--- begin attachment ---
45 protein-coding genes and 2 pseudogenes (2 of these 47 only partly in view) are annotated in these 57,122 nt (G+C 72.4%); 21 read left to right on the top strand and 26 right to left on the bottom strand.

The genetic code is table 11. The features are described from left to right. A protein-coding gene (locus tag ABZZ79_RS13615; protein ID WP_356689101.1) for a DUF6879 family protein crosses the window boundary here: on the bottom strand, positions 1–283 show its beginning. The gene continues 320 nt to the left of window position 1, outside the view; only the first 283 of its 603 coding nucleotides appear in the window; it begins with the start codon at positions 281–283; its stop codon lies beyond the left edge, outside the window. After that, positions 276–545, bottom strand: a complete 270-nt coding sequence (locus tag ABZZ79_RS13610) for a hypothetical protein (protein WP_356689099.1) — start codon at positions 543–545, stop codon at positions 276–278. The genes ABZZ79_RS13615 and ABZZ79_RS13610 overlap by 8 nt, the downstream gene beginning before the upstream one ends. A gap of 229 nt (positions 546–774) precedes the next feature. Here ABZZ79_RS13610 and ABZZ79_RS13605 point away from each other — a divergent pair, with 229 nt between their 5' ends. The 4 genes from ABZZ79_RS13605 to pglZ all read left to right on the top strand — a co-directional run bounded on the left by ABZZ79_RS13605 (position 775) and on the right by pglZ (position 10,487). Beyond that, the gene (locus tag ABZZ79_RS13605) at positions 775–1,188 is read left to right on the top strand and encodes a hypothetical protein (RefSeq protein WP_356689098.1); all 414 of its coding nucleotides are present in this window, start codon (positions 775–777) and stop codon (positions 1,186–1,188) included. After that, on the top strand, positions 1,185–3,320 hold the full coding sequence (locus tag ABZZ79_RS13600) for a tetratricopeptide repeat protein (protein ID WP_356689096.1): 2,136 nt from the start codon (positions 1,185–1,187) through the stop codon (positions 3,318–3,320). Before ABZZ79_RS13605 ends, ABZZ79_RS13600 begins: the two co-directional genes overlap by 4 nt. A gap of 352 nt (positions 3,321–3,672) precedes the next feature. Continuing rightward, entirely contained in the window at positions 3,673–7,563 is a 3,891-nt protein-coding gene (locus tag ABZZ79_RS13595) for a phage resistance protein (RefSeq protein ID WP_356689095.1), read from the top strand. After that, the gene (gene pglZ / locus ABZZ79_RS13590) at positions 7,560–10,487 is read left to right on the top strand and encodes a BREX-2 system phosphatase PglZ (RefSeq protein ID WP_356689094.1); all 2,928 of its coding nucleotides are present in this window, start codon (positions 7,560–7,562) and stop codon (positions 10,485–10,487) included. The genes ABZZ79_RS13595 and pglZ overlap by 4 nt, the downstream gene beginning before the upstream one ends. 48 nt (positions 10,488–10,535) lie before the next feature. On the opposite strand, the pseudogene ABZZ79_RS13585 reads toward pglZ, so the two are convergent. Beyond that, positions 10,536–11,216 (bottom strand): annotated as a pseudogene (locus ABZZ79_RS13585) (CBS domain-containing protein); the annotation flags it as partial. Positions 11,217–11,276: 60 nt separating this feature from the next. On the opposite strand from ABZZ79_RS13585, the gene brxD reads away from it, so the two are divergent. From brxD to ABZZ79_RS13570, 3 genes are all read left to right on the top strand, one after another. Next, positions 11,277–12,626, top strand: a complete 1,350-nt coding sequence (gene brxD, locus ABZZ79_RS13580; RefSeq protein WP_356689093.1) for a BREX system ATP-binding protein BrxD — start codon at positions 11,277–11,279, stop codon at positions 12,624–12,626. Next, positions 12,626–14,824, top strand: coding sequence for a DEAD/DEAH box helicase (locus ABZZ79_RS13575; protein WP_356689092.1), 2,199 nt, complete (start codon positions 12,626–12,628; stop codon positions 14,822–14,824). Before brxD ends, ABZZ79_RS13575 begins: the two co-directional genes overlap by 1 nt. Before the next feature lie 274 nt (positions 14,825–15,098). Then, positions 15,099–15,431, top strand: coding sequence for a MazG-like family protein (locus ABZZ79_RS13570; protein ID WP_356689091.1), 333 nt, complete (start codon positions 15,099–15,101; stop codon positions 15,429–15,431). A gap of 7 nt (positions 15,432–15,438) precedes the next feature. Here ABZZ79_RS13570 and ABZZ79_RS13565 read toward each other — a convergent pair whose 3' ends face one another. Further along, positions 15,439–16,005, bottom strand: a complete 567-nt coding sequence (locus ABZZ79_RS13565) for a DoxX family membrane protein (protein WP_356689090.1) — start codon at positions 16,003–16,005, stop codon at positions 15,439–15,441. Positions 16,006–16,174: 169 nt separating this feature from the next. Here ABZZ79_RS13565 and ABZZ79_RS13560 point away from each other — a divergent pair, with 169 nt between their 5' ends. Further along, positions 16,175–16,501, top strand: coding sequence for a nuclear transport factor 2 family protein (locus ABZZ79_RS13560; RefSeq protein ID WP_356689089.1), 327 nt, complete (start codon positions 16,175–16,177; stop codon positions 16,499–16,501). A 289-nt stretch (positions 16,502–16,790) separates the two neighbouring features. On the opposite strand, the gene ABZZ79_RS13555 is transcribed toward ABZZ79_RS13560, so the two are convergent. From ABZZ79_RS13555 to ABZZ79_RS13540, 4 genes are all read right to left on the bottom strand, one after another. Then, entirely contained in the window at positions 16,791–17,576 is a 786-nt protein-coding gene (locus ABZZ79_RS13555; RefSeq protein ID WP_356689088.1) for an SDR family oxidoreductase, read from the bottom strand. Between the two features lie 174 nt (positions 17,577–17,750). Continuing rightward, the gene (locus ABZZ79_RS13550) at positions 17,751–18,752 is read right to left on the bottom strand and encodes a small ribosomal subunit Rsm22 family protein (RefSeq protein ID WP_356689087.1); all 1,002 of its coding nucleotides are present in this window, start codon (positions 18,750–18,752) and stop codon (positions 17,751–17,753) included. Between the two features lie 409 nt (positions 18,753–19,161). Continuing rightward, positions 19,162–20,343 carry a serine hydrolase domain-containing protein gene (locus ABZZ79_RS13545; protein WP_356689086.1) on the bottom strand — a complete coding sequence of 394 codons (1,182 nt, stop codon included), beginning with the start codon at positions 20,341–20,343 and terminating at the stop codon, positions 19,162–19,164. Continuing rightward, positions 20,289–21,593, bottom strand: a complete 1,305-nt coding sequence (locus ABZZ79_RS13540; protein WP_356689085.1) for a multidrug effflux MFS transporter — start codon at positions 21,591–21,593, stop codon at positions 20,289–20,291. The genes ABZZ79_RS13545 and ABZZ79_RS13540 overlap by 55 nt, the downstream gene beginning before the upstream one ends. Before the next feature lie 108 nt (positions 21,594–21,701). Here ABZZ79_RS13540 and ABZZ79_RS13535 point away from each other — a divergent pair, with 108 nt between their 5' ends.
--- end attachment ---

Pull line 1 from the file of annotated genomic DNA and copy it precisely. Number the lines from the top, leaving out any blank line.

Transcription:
45 protein-coding genes and 2 pseudogenes (2 of these 47 only partly in view) are annotated in these 57,122 nt (G+C 72.4%); 21 read left to right on the top strand and 26 right to left on the bottom strand.